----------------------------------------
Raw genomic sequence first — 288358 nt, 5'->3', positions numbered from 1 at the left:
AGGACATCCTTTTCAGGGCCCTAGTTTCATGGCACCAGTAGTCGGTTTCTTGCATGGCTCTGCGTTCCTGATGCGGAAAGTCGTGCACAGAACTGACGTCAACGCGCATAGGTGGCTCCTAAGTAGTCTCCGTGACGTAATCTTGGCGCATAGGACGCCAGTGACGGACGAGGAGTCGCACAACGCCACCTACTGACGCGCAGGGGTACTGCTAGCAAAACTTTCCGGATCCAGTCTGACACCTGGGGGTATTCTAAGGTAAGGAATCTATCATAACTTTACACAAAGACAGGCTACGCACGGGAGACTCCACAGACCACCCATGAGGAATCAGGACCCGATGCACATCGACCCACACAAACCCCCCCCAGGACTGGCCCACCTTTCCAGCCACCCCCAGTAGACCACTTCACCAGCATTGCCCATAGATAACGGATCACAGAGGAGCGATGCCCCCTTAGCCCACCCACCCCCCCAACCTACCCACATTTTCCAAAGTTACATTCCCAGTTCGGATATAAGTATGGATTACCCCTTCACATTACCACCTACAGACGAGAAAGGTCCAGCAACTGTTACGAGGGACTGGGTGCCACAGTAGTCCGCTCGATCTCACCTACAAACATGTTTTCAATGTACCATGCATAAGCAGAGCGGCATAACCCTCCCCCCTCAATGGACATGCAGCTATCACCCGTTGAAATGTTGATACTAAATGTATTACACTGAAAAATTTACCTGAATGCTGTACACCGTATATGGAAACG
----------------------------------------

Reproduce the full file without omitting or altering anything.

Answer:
Raw genomic sequence first — 288358 nt, 5'->3', positions numbered from 1 at the left:
AGGACATCCTTTTCAGGGCCCTAGTTTCATGGCACCAGTAGTCGGTTTCTTGCATGGCTCTGCGTTCCTGATGCGGAAAGTCGTGCACAGAACTGACGTCAACGCGCATAGGTGGCTCCTAAGTAGTCTCCGTGACGTAATCTTGGCGCATAGGACGCCAGTGACGGACGAGGAGTCGCACAACGCCACCTACTGACGCGCAGGGGTACTGCTAGCAAAACTTTCCGGATCCAGTCTGACACCTGGGGGTATTCTAAGGTAAGGAATCTATCATAACTTTACACAAAGACAGGCTACGCACGGGAGACTCCACAGACCACCCATGAGGAATCAGGACCCGATGCACATCGACCCACACAAACCCCCCCCAGGACTGGCCCACCTTTCCAGCCACCCCCAGTAGACCACTTCACCAGCATTGCCCATAGATAACGGATCACAGAGGAGCGATGCCCCCTTAGCCCACCCACCCCCCCAACCTACCCACATTTTCCAAAGTTACATTCCCAGTTCGGATATAAGTATGGATTACCCCTTCACATTACCACCTACAGACGAGAAAGGTCCAGCAACTGTTACGAGGGACTGGGTGCCACAGTAGTCCGCTCGATCTCACCTACAAACATGTTTTCAATGTACCATGCATAAGCAGAGCGGCATAACCCTCCCCCCTCAATGGACATGCAGCTATCACCCGTTGAAATGTTGATACTAAATGTATTACACTGAAAAATTTACCTGAATGCTGTACACCGTATATGGAAACG